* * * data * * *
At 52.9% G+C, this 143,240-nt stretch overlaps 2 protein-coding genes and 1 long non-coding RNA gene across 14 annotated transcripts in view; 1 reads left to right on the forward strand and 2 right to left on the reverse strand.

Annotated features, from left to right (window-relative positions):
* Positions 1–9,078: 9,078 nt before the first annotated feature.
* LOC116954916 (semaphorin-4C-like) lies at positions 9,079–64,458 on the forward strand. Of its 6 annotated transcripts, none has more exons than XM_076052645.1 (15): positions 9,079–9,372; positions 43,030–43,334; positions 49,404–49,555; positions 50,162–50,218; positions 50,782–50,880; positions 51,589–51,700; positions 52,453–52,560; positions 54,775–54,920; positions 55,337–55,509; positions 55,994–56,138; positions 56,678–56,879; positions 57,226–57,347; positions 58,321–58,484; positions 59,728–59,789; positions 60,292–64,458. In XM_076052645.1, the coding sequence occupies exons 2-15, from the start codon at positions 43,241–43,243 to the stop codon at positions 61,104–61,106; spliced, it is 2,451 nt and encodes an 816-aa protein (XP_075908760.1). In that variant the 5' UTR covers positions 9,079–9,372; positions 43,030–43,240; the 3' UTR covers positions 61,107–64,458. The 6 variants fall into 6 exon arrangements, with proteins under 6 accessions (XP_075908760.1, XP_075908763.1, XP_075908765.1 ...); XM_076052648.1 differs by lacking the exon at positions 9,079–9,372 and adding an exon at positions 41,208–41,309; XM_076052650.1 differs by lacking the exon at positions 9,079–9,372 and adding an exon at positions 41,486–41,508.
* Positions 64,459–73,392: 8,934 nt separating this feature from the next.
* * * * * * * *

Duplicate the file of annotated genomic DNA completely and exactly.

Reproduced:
At 52.9% G+C, this 143,240-nt stretch overlaps 2 protein-coding genes and 1 long non-coding RNA gene across 14 annotated transcripts in view; 1 reads left to right on the forward strand and 2 right to left on the reverse strand.

Annotated features, from left to right (window-relative positions):
* Positions 1–9,078: 9,078 nt before the first annotated feature.
* LOC116954916 (semaphorin-4C-like) lies at positions 9,079–64,458 on the forward strand. Of its 6 annotated transcripts, none has more exons than XM_076052645.1 (15): positions 9,079–9,372; positions 43,030–43,334; positions 49,404–49,555; positions 50,162–50,218; positions 50,782–50,880; positions 51,589–51,700; positions 52,453–52,560; positions 54,775–54,920; positions 55,337–55,509; positions 55,994–56,138; positions 56,678–56,879; positions 57,226–57,347; positions 58,321–58,484; positions 59,728–59,789; positions 60,292–64,458. In XM_076052645.1, the coding sequence occupies exons 2-15, from the start codon at positions 43,241–43,243 to the stop codon at positions 61,104–61,106; spliced, it is 2,451 nt and encodes an 816-aa protein (XP_075908760.1). In that variant the 5' UTR covers positions 9,079–9,372; positions 43,030–43,240; the 3' UTR covers positions 61,107–64,458. The 6 variants fall into 6 exon arrangements, with proteins under 6 accessions (XP_075908760.1, XP_075908763.1, XP_075908765.1 ...); XM_076052648.1 differs by lacking the exon at positions 9,079–9,372 and adding an exon at positions 41,208–41,309; XM_076052650.1 differs by lacking the exon at positions 9,079–9,372 and adding an exon at positions 41,486–41,508.
* Positions 64,459–73,392: 8,934 nt separating this feature from the next.